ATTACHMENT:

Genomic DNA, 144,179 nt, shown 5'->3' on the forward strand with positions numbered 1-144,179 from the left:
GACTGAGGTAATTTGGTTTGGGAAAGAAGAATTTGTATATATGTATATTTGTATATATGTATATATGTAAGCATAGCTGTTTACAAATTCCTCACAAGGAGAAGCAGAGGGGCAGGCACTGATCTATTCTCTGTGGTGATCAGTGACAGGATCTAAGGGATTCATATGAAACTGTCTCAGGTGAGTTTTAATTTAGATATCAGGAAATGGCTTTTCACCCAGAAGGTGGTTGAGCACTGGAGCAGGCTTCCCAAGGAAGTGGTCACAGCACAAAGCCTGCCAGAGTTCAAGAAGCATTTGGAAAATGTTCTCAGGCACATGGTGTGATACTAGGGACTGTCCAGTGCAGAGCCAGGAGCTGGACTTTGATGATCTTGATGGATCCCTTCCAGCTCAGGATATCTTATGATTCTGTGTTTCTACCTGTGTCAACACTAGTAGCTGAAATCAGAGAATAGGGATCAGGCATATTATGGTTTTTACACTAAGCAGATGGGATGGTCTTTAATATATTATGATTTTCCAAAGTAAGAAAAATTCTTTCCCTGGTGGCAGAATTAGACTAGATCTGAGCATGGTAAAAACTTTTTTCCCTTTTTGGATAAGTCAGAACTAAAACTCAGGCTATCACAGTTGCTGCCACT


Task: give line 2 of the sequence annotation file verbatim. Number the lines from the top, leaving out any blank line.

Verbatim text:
GACTGAGGTAATTTGGTTTGGGAAAGAAGAATTTGTATATATGTATATTTGTATATATGTATATATGTAAGCATAGCTGTTTACAAATTCCTCACAAGGAGAAGCAGAGGGGCAGGCACTGATCTATTCTCTGTGGTGATCAGTGACAGGATCTAAGGGATTCATATGAAACTGTCTCAGGTGAGTTTTAATTTAGATATCAGGAAATGGCTTTTCACCCAGAAGGTGGTTGAGCACTGGAGCAGGCTTCCCAAGGAAGTGGTCACAGCACAAAGCCTGCCAGAGTTCAAGAAGCATTTGGAAAATGTTCTCAGGCACATGGTGTGATACTAGGGACTGTCCAGTGCAGAGCCAGGAGCTGGACTTTGATGATCTTGATGGATCCCTTCCAGCTCAGGATATCTTATGATTCTGTGTTTCTACCTGTGTCAACACTAGTAGCTGAAATCAGAGAATAGGGATCAGGCATATTATGGTTTTTACACTAAGCAGATGGGATGGTCTTTAATATATTATGATTTTCCAAAGTAAGAAAAATTCTTTCCCTGGTGGCAGAATTAGACTAGATCTGAGCATGGTAAAAACTTTTTTCCCTTTTTGGATAAGTCAGAACTAAAACTCAGGCTATCACAGTTGCTGCCACT